Let’s create a volume using the command line tools.
Now let’s poll for your volume status. Repeat the command below until your echo returns
available. It is worth noting that AWS calls are asynchronous. This means that even though you asked AWS to create the volume, you can’t use it until its
available. That’s what we’re doing here.
Step 2: Get the Instance ID – Instance Environment
You also need your Instance ID in order to mount this volume, so let’s get that. You will need to be logged into the machine.
I take for granted here that the
ec2metadata command is available on Ubuntu Cloud Instances. If you’re using some other flavor of OS, you can do:
$INSTANCE_IDfor the next section.
Step 3: Mount the Volume – Workstation Environment
In the previous section you got your instance ID. Let’s put that in a variable on the workstation so you can easily access it.
Now, let’s ask AWS to mount this volume to your instance on device
Step 4: Mount the File Systems to the Volume – Instance Environment
In the previous steps, we attached a volume to an instance. Now we’re on the instance and we’ll associate that volume with the file system.
First, verify that the device exists.
It’s worth noting that the device I asked AWS to mount,
/dev/sdf, is not the same as the device we’re checking for. Ubuntu uses the prefix
xvd instead of
sd to enumerate devices. So, we search for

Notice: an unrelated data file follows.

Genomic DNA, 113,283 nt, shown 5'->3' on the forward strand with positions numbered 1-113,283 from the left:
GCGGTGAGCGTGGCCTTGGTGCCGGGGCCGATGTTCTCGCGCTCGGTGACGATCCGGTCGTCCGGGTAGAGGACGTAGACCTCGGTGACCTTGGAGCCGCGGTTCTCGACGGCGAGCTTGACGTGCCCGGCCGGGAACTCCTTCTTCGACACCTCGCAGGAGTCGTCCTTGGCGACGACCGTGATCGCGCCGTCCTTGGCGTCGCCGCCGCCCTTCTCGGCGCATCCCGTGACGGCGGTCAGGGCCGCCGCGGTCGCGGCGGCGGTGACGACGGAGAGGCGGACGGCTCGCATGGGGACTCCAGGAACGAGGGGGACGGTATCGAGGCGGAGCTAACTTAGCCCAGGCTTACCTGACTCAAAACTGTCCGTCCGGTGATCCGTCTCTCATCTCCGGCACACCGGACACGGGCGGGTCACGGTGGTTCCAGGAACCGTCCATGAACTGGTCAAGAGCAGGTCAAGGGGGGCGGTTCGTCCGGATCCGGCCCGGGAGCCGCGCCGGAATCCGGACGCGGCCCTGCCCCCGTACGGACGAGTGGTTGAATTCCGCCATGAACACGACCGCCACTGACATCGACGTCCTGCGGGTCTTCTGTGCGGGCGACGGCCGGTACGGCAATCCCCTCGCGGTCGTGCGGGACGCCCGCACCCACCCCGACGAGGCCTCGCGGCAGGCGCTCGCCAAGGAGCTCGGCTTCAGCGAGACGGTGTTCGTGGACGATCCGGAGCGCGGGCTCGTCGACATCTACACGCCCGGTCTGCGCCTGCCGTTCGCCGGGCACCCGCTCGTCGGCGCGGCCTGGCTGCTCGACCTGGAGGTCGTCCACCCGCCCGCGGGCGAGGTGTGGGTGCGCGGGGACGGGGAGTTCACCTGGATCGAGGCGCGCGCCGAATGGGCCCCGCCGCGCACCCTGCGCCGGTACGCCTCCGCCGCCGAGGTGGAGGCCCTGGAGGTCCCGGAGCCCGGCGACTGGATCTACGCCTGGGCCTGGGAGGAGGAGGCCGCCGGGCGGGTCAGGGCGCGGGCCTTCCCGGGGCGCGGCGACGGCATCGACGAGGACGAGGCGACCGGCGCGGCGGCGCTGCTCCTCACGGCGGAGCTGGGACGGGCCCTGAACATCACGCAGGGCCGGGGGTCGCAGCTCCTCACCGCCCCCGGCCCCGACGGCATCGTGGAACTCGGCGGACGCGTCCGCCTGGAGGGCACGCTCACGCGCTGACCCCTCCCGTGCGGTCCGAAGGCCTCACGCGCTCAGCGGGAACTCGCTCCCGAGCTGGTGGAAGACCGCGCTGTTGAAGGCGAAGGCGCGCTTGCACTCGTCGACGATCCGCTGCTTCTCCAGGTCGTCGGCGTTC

/dev/xvdf to see that the
ec2-attach-volume call worked.
It can take some time for the device to mount. During that time, the command above could return
No such file or directory. Just keep trying.
Now create an xfs filesystem on the device.
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In the call above, we asked apt to install the
xfsprogs package, we test that xfs was installed. Then we make the filesystem with the
We’ll create a temp at
/tmp/mount.sh that you can grab from here
Let’s review what it does. Lines 1 – 6 below echo our mounting instructions into fstab. We want to mount our device
/dev/xvdf to the file system at
/cp. Furthermore we want to mount the directory
/cp/codepen/. The second mount just acts like a symlink, pointing the home directory of the deploy user to the mounted filesystem. The juicy bits are below.
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Then, lines 1 – 12 below make the directories if they don’t exist, and finally line 18 calls
mount -a. This tells the OS to run the
mount command against
/etc/fstab, effectively running the configuration we just set up.
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If you have mounted
/dev/xvdf and downloaded and executed
mount.sh then you can verify that your devices and directories are mounted and linked by issuing the
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Now you have your source directory hosted on an EBS volume.
Step 5: Verify, Deploy and Snapshot – Workstation Environment
Now your code is ready for deployment. Let’s verify that everything is in place.
A hangup here could be permissions. If your code was already deployed to the Source directory, the above steps should have simply linked your code in Source to the
/cp/codepen directory. If for some reason this did not happen, you can initialize your deployment now.
With a successful deployment, you’re ready to snapshot.
We’re also going to tag the snapshot. This step is important becasue during the launch of a new box, we’ll search for the latest snapshot with this tag name and mount it as our Source directory.
Done, for now.
In part 2 of this series, we’ll automate what we did here with a script.